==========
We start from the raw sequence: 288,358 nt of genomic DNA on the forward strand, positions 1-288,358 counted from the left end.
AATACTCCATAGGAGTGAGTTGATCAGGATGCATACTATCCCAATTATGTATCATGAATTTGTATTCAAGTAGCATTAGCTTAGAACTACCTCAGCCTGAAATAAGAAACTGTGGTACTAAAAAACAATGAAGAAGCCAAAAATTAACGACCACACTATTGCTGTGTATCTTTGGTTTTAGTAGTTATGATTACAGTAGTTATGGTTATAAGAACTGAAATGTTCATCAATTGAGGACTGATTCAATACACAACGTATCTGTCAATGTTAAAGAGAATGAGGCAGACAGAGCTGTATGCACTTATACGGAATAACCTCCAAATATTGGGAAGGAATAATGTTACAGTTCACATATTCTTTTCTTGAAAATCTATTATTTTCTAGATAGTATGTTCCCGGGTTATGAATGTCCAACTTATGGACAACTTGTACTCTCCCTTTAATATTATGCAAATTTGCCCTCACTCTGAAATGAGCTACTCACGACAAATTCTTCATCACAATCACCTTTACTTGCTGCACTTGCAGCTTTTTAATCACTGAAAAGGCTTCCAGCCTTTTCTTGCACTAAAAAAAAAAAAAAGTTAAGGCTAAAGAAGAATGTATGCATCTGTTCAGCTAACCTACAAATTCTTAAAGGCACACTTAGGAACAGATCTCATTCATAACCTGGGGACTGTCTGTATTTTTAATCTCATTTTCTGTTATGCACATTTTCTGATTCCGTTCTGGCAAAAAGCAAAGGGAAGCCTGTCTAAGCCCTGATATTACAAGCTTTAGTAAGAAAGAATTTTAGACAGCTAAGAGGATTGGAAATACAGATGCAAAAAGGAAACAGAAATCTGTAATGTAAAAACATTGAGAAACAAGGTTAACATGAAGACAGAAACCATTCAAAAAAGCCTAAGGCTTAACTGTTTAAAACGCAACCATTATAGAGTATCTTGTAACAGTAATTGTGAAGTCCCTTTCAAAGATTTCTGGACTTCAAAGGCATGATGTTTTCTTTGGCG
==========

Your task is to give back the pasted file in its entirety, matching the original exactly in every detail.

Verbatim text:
We start from the raw sequence: 288,358 nt of genomic DNA on the forward strand, positions 1-288,358 counted from the left end.
AATACTCCATAGGAGTGAGTTGATCAGGATGCATACTATCCCAATTATGTATCATGAATTTGTATTCAAGTAGCATTAGCTTAGAACTACCTCAGCCTGAAATAAGAAACTGTGGTACTAAAAAACAATGAAGAAGCCAAAAATTAACGACCACACTATTGCTGTGTATCTTTGGTTTTAGTAGTTATGATTACAGTAGTTATGGTTATAAGAACTGAAATGTTCATCAATTGAGGACTGATTCAATACACAACGTATCTGTCAATGTTAAAGAGAATGAGGCAGACAGAGCTGTATGCACTTATACGGAATAACCTCCAAATATTGGGAAGGAATAATGTTACAGTTCACATATTCTTTTCTTGAAAATCTATTATTTTCTAGATAGTATGTTCCCGGGTTATGAATGTCCAACTTATGGACAACTTGTACTCTCCCTTTAATATTATGCAAATTTGCCCTCACTCTGAAATGAGCTACTCACGACAAATTCTTCATCACAATCACCTTTACTTGCTGCACTTGCAGCTTTTTAATCACTGAAAAGGCTTCCAGCCTTTTCTTGCACTAAAAAAAAAAAAAAGTTAAGGCTAAAGAAGAATGTATGCATCTGTTCAGCTAACCTACAAATTCTTAAAGGCACACTTAGGAACAGATCTCATTCATAACCTGGGGACTGTCTGTATTTTTAATCTCATTTTCTGTTATGCACATTTTCTGATTCCGTTCTGGCAAAAAGCAAAGGGAAGCCTGTCTAAGCCCTGATATTACAAGCTTTAGTAAGAAAGAATTTTAGACAGCTAAGAGGATTGGAAATACAGATGCAAAAAGGAAACAGAAATCTGTAATGTAAAAACATTGAGAAACAAGGTTAACATGAAGACAGAAACCATTCAAAAAAGCCTAAGGCTTAACTGTTTAAAACGCAACCATTATAGAGTATCTTGTAACAGTAATTGTGAAGTCCCTTTCAAAGATTTCTGGACTTCAAAGGCATGATGTTTTCTTTGGCG